University of Nevada School of Medicine faculty made up one-third of the 10 healthcare professionals honored at the Nevada Business Journal’s third annual Northern Nevada Healthcare Heroes awards and banquet on July 31. Trudy Larson, M.D., Catherine McCarthy, M.D. and the School of Medicine’s Class of 2010 were nominated by a committee of healthcare experts for their efforts in helping evolve northern Nevada into a budding, major medical region.
Also honored for their efforts in southern Nevada were Echezona Ezeanolue, M.D. and Karla Jay, MBA, who were nominated by a committee of healthcare experts for their efforts in helping evolve southern Nevada into a major medical region.
Larson, a professor of pediatrics at the School of Medicine since 1984, was honored with a Lifetime Achievement award. She currently serves as director of the Nevada Organ Donor program and is chair of the School’s Faculty Council. She helped found the HOPES clinic, a non-profit, specialty clinic that provides outpatient medical care, education, support service and healthy living programs for HIV positive individuals. During her tenure at the School, she has served as chair of the pediatrics department, associate dean of outreach, UNR faculty senate chair and a one-year appointment as assistant chancellor to the Board of Regents.
McCarthy, an assistant professor of family medicine at the School, was recognized with the educator honors. She is director of the obstetrics fellowship program and associate residency director at the School of Medicine’s Department of Family and Community Medicine in Reno. She conducts research on obesity, access to healthcare and osteoporosis and is a volunteer preceptor at the Student Outreach Clinic in Reno. She is a member of the biomedical internal review board, the emergency operations committee and scholarship committee at the School of Medicine.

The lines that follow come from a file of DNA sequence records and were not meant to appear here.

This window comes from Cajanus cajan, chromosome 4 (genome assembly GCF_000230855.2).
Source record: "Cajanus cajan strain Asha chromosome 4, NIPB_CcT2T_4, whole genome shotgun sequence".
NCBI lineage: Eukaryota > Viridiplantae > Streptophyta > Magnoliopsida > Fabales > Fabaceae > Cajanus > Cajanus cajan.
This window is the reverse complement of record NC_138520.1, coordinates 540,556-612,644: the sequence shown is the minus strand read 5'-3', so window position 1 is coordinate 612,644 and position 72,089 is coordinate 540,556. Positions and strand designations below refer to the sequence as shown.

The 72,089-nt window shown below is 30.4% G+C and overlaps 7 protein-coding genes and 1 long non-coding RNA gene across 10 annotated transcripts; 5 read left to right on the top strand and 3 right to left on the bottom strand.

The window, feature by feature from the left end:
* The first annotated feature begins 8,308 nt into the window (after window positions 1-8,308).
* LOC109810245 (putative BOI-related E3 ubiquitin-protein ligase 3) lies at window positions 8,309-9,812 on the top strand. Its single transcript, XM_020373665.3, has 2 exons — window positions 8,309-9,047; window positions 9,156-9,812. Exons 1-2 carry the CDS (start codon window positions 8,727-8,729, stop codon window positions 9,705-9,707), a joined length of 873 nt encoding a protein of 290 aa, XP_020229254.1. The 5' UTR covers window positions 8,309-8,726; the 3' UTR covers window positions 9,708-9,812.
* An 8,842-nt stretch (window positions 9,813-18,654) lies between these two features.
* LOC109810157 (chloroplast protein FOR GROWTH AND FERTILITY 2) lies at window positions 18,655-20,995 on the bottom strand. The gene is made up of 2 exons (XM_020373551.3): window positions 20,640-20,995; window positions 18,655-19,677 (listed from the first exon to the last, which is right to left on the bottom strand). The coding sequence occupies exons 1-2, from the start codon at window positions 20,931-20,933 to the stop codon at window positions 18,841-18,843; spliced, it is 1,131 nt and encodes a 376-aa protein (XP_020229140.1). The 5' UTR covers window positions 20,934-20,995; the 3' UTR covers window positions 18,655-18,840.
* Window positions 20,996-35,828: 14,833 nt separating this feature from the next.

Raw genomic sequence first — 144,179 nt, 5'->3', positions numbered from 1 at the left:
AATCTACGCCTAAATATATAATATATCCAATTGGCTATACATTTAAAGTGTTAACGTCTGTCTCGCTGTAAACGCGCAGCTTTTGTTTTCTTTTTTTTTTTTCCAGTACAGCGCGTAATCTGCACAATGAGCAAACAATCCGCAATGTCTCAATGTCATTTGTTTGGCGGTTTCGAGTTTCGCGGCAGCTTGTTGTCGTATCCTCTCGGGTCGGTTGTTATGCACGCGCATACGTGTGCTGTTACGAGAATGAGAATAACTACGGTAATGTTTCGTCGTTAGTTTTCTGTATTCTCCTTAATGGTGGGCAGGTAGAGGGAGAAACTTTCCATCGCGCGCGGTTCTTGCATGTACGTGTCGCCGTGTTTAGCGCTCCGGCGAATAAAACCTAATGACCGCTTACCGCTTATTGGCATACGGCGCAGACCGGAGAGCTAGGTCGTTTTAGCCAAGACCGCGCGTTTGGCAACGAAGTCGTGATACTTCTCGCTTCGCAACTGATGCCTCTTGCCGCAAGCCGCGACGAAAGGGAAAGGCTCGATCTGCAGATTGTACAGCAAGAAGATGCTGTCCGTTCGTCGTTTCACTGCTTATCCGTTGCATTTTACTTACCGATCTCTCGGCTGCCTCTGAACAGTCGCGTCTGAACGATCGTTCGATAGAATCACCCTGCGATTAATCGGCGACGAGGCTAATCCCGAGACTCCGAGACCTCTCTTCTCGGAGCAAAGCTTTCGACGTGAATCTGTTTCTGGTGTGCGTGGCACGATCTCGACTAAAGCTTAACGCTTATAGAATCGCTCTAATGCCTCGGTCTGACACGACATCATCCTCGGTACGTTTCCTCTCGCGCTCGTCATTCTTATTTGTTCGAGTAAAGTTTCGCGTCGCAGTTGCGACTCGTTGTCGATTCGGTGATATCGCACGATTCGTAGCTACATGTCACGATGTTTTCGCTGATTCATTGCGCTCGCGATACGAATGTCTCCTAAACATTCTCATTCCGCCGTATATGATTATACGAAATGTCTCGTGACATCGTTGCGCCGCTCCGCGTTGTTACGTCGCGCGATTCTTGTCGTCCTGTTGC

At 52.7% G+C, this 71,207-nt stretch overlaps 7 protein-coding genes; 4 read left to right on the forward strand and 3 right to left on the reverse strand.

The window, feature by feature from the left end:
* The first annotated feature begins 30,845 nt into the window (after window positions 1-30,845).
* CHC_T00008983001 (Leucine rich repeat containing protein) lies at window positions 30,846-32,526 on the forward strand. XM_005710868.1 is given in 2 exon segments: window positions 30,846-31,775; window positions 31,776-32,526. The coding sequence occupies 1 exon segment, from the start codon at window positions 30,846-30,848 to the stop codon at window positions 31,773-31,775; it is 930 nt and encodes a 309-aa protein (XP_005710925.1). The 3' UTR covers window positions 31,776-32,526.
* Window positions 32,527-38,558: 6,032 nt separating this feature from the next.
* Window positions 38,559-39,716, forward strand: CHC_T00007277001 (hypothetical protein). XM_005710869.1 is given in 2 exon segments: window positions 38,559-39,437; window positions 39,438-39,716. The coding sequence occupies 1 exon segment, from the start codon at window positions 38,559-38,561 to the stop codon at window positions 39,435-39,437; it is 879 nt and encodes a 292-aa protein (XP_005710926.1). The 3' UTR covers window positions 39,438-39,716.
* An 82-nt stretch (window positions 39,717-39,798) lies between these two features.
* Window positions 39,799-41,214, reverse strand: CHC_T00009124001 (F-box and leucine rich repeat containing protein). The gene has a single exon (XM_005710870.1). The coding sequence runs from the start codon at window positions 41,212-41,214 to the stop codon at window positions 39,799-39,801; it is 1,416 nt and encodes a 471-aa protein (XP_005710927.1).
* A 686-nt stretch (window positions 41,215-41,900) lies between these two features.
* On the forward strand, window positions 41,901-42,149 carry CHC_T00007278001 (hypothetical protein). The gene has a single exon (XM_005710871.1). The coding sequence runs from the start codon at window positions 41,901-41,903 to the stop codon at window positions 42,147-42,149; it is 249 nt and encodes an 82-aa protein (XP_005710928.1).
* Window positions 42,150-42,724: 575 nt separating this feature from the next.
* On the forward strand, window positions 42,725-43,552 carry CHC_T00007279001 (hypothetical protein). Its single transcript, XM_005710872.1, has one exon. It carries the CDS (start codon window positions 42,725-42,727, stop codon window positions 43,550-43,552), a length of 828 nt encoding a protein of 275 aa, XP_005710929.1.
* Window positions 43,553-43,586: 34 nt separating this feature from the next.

The Class of 2010 collectively earned the honors for entrepreneurism for their efforts to help the medically underserved. The class took charge of the fledgling Student Outreach Clinic, invigorating the program and increasing by seven-fold the average number of patients seen at each of the three monthly clinics throughout the academic year. On their own initiative, class members organized a sign-up web page for clinic appointments, arranged for access to low-cost lab tests, free X-rays, and immunizations for children. The Class of 2010’s entrepreneurial spirit is not confined to local activities: they organized and ran a benefit to raise nearly $8,500 for life-saving scoliosis surgery for two teenage sisters from the Southeast Asian nation of East Timor.
Ezeanolue was honored for his healthcare innovation. He directs the comprehensive maternal/child HIV program and pediatric research program at the University of Nevada School of Medicine in Las Vegas and serves as the immunization committee chair for the Nevada chapter of the American Academy of Pediatrics. His major areas of interest are preventable perinatal infections and vaccine preventable diseases. He currently holds various research grants on immunization and immunodeficiency.
Jay, an administrator in the School’s Department of Internal Medicine, was honored for her work with the non-profit Nevada Neuroscience Foundation. She was instrumental in the creation and development of the foundation in 2002 and currently serves as its executive director. Under her leadership, the foundation has received grant funding from private foundations and pharmaceutical companies and been designated the Parkinson Outreach Center for the National Parkinson Foundation. The foundation, an accredited United Way partner, provides the services of a licensed social worker free of charge to its clients.
Other recipients, including School of Medicine alumnus, Louis Bonaldi, M.D., and Charles Bullock, M.D., former dean of the College of Health and Human Services, were honored for their work in administration, care providing, community partnering, humanitarianism, innovation, non-profit and technology/research.